Michael O'Halloran (British politician)

Michael Joseph O'Halloran (20 August 1933 – 29 November 1999) was an Irish-born British politician. He was brought up in County Clare, Ireland, and being out of work, he "drifted to London" in 1948, aged fifteen, and worked as a railwayman until he entered politics.

Michael O'Halloran
Member of Parliament
for Islington North
In office
30 October 1969  9 June 1983
Preceded byGerry Reynolds
Succeeded byJeremy Corbyn
Personal details
Born(1933-08-20)20 August 1933
County Clare, Irish Free State
Died29 November 1999(1999-11-29) (aged 66)
County Wexford, Ireland
Political partyLabour (Before 1981)
Social Democratic (1981–1983)
Independent Labour (1983–1999)

He stood as a Labour candidate, and was elected as the Member of Parliament for Islington North at a by-election in 1969 following the death of sitting MP Gerry Reynolds. He had previously been the secretary of the Islington North Constituency Labour Party. His selection over Keith Kyle was the subject of an investigation in the early-1970s by The Sunday Times newspaper. They highlighted his background with a local building company and the local Irish community and questioned the propriety of the tactics of his supporters during his selection as candidate. He was a staunch Catholic in his political beliefs, although he made relatively few contributions to parliamentary debates.[1] He frequently drew on his experience as a railwayman when discussing transport policy.[2]

In 1976, Keith Veness, a local party member, was expelled for saying that O'Halloran was dominated by Irish Catholic influences, but later reinstated by the party's NEC.[3]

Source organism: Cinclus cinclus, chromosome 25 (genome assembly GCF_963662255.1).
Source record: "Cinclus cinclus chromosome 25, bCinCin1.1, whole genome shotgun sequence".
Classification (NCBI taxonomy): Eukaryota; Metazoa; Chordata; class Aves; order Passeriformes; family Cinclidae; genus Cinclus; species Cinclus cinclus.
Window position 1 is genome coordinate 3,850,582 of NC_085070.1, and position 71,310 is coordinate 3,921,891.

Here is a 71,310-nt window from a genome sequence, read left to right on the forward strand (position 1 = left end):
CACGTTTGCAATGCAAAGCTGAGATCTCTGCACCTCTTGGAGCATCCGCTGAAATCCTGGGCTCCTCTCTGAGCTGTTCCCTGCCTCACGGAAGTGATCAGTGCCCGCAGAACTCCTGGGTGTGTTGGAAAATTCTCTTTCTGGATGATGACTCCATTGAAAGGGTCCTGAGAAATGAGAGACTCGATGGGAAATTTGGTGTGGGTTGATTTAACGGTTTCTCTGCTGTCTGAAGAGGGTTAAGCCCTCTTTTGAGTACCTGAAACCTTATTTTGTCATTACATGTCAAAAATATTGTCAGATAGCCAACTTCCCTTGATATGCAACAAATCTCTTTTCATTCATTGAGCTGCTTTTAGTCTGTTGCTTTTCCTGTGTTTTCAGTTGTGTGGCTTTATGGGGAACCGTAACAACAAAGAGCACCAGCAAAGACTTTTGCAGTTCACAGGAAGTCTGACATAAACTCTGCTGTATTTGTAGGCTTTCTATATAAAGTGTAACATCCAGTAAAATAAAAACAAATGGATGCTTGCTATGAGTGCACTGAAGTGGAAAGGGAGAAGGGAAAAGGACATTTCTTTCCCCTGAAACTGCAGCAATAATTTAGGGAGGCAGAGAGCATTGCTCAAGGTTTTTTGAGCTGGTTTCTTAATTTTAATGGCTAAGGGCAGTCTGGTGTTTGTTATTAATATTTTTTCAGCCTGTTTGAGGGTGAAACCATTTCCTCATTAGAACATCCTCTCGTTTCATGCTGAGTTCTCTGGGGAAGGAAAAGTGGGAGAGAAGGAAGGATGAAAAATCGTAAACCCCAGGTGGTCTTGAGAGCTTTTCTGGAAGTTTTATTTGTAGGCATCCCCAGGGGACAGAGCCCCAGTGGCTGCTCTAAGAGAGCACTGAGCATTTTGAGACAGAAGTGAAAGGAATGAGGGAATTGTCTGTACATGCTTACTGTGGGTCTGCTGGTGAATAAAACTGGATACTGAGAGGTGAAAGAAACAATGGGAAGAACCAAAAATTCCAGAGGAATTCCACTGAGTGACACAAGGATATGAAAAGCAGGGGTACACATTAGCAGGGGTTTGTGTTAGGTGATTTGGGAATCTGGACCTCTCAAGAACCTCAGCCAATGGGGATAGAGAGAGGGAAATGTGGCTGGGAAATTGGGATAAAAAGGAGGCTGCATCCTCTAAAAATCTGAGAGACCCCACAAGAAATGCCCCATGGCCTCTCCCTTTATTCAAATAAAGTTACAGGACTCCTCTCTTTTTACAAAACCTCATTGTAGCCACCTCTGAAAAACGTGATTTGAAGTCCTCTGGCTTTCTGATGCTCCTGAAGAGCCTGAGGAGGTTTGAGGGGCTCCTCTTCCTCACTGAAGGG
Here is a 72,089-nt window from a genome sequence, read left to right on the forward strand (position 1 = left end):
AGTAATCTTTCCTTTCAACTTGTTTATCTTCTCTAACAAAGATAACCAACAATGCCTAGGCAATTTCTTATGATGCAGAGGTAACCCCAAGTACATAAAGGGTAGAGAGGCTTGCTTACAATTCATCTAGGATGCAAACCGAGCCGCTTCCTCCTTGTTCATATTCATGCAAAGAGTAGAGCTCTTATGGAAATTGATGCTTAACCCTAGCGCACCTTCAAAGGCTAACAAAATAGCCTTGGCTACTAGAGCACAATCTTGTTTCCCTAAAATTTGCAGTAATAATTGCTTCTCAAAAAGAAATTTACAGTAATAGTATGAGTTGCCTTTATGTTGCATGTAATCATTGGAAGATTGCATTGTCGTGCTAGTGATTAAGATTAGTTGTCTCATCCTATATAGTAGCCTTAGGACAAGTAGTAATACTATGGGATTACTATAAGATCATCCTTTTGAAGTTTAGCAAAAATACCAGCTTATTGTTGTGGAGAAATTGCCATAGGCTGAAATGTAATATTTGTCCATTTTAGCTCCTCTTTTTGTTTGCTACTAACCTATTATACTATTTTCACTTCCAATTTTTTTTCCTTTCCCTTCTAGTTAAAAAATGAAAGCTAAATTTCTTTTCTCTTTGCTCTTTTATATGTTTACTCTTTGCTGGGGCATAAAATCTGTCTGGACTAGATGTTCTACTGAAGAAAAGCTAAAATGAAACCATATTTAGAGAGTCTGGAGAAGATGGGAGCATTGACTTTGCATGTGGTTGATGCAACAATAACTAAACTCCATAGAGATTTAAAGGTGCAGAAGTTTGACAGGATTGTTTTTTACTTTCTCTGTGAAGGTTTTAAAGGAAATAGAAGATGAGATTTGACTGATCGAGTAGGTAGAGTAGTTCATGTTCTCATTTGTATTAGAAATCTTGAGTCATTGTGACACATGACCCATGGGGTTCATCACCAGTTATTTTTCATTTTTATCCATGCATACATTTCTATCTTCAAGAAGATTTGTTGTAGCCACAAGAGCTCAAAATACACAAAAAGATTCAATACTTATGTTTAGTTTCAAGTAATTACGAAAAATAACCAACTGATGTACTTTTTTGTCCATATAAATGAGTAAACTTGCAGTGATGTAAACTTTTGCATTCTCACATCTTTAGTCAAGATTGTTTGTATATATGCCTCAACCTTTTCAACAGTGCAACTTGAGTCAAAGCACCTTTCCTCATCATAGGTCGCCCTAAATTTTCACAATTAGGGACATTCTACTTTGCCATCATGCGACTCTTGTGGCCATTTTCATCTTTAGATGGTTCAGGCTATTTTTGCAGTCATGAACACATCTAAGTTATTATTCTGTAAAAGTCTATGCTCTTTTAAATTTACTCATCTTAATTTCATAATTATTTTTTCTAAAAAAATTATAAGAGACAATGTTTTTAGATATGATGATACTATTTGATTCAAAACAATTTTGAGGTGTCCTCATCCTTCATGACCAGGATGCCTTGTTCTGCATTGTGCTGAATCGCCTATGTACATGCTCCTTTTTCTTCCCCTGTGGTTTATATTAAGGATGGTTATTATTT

He was a strong opponent of the legalisation of abortion.[3] His office was invaded by activists in 1977, and he claims that he was punched to the ground and kicked, and was only revived when the police arrived.[3] During the same year, when the Labour Government's parliamentary majority was under threat, he threatened to resign unless the far-left in his constituency party were brought under control.[3]

Following pressure from the left in his local party, O'Halloran was among the Labour MPs who defected to the newly founded Social Democratic Party (SDP) in 1981. However, in 1983, the SDP chose John Grant, the MP for Islington Central (which was being abolished in boundary changes), to be their official candidate in Islington North. O'Halloran left the SDP to stand as an Independent Labour candidate at the 1983 general election. The official Labour Party candidate and future leader, Jeremy Corbyn won the seat; whilst O'Halloran came in fourth place with 11% of the vote. Grant finished in third place with 22% of the vote.

O'Halloran retired to County Wexford with his wife, and lived there until his death aged 66.